As more people move to and visit Lake Tahoe, the amount of trash has piled up causing bears to increasingly go down into the neighborhoods and unlocked dumpsters to scavenge for food. They immediately go for unsecured trash but have become smart enough to break into garages, houses, and unlocked cars.
When this happens in Nevada, “nuisance” bears get tagged by the Nevada Department of Wildlife and sometimes killed if they keep coming back and there have been too many complaints against them. And while black bears aren’t typically aggressive, they can attack when agitated.
That’s why nonprofit organizations such as the BEAR League formed to help educate people about how to keep their homes safe from bears and properly secure their trash to prevent bear/human interactions that end up getting bears killed. Locals are passionate about the bears and want to keep everyone- and everything- safe. While visiting Tahoe, help the bears in Lake Tahoe by doing your part to be bear aware…lock up your trash, your car doors, and your house at night so that bears don’t feel tempted to impede into your space.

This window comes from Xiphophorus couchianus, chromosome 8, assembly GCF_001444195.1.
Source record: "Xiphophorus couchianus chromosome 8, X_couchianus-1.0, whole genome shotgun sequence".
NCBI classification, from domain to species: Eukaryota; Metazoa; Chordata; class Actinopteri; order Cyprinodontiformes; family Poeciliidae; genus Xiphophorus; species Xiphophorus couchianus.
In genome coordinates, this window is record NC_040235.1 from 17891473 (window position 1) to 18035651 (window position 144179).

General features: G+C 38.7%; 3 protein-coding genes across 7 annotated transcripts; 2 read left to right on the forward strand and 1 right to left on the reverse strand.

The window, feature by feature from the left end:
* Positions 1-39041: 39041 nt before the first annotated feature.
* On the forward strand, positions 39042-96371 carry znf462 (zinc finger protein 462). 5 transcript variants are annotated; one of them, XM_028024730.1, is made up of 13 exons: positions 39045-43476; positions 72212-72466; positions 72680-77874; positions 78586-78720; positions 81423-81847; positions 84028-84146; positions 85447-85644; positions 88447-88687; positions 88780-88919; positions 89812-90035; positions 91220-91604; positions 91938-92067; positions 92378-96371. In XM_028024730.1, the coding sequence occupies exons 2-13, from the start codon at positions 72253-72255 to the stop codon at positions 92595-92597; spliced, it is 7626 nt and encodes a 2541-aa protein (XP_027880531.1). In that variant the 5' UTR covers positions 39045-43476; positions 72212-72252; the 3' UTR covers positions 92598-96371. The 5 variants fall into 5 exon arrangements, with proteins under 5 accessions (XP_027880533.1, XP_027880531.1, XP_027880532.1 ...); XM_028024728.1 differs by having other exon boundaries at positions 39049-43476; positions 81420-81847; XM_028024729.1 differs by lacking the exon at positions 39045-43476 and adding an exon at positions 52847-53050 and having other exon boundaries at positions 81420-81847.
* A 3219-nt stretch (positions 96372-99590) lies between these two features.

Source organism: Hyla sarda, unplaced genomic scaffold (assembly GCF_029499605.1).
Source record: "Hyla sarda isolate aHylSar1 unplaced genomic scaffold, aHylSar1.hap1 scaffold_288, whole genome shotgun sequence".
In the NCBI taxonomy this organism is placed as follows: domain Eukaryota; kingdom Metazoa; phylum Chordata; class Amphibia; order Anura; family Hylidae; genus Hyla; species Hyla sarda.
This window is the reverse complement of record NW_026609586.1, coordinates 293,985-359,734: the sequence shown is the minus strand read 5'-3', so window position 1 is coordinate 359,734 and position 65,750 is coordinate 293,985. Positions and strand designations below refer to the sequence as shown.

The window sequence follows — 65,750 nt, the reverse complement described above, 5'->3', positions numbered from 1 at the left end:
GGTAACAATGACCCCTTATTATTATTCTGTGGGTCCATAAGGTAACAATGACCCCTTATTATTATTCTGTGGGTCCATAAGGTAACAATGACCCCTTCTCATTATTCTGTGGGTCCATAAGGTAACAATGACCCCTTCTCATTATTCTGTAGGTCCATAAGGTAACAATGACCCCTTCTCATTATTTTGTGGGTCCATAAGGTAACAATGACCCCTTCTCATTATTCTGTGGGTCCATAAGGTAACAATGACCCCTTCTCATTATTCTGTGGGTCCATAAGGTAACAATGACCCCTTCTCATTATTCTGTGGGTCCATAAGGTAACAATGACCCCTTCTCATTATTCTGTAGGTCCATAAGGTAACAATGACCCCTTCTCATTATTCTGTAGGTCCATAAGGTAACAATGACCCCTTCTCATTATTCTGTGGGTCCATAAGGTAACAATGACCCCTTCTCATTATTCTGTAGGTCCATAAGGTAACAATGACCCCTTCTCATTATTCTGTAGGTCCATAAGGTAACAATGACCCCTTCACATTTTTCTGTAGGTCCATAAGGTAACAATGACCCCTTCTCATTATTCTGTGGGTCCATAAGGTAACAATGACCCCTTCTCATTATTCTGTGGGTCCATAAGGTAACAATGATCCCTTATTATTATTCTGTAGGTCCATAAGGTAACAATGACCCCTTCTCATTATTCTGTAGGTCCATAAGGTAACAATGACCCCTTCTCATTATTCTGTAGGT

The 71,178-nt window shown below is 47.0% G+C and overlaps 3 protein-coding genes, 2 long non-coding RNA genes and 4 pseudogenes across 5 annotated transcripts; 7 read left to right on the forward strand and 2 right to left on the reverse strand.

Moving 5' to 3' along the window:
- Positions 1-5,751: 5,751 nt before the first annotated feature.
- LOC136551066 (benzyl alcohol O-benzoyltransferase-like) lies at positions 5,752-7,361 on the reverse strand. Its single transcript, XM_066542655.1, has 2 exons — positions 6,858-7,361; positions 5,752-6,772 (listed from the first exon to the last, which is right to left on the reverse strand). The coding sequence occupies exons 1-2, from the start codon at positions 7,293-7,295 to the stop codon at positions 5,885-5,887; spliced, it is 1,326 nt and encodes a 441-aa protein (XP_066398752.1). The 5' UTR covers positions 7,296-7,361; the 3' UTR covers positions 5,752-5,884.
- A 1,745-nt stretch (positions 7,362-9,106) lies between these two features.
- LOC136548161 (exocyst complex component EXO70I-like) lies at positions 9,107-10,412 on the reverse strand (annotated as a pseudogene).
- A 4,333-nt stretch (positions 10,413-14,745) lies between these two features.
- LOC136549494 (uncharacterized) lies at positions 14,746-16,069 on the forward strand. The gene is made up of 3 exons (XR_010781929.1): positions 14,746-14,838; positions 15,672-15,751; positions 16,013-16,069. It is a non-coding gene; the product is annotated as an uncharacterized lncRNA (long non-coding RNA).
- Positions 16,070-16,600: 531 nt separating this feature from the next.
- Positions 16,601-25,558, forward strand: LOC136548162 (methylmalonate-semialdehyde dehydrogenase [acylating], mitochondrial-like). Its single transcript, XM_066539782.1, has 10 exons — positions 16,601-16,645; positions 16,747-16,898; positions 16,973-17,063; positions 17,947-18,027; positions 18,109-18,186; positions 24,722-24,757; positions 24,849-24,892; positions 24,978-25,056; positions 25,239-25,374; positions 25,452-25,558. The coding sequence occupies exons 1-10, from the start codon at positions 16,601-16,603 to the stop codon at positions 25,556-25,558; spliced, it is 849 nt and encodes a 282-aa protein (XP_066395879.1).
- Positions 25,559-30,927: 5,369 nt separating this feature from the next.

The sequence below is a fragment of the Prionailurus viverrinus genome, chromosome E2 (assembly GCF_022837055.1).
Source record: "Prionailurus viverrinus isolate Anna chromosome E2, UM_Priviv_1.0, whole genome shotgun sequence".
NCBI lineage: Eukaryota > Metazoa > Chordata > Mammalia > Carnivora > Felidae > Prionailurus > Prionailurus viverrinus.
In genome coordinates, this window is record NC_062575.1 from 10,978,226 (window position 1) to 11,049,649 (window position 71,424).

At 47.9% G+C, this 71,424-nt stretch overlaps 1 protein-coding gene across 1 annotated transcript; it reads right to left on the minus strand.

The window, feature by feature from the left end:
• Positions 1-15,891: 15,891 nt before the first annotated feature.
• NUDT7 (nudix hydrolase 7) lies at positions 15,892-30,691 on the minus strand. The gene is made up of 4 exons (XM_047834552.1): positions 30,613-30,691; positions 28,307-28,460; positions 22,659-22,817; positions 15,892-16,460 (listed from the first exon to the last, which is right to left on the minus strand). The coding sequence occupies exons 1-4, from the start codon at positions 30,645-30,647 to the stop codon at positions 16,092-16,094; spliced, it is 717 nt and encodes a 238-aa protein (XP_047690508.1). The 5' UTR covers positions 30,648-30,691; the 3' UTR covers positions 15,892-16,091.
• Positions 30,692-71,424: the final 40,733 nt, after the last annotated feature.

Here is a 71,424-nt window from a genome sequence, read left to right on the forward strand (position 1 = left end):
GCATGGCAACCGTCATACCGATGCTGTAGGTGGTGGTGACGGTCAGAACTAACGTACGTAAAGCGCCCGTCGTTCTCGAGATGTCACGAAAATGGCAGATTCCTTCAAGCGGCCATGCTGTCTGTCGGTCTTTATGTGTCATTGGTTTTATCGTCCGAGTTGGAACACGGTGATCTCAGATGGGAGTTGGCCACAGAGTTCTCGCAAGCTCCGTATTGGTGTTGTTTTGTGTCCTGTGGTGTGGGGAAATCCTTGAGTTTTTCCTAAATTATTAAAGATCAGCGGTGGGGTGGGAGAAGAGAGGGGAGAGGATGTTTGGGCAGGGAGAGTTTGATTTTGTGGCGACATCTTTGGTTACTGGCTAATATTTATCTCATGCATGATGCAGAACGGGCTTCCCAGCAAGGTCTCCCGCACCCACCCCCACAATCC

Tahoe’s Small Mammals and Critters
Sit outside on my back deck for a day and you’ll see three different species of squirrels running around (ground, tree, and gray squirrels that are the size of small cats) as well as a couple of families of chipmunks. The way the birds interact with these backyard foragers creates endless entertainment, but you have to make sure that there are absolutely no holes in your shed, garage, or enclosed space otherwise they’ll take over fast (along with the mice).
Coyotes, raccoons, and bobcats are also frequently spotted, which is why Tahoe dogs and cats must be indoor pets.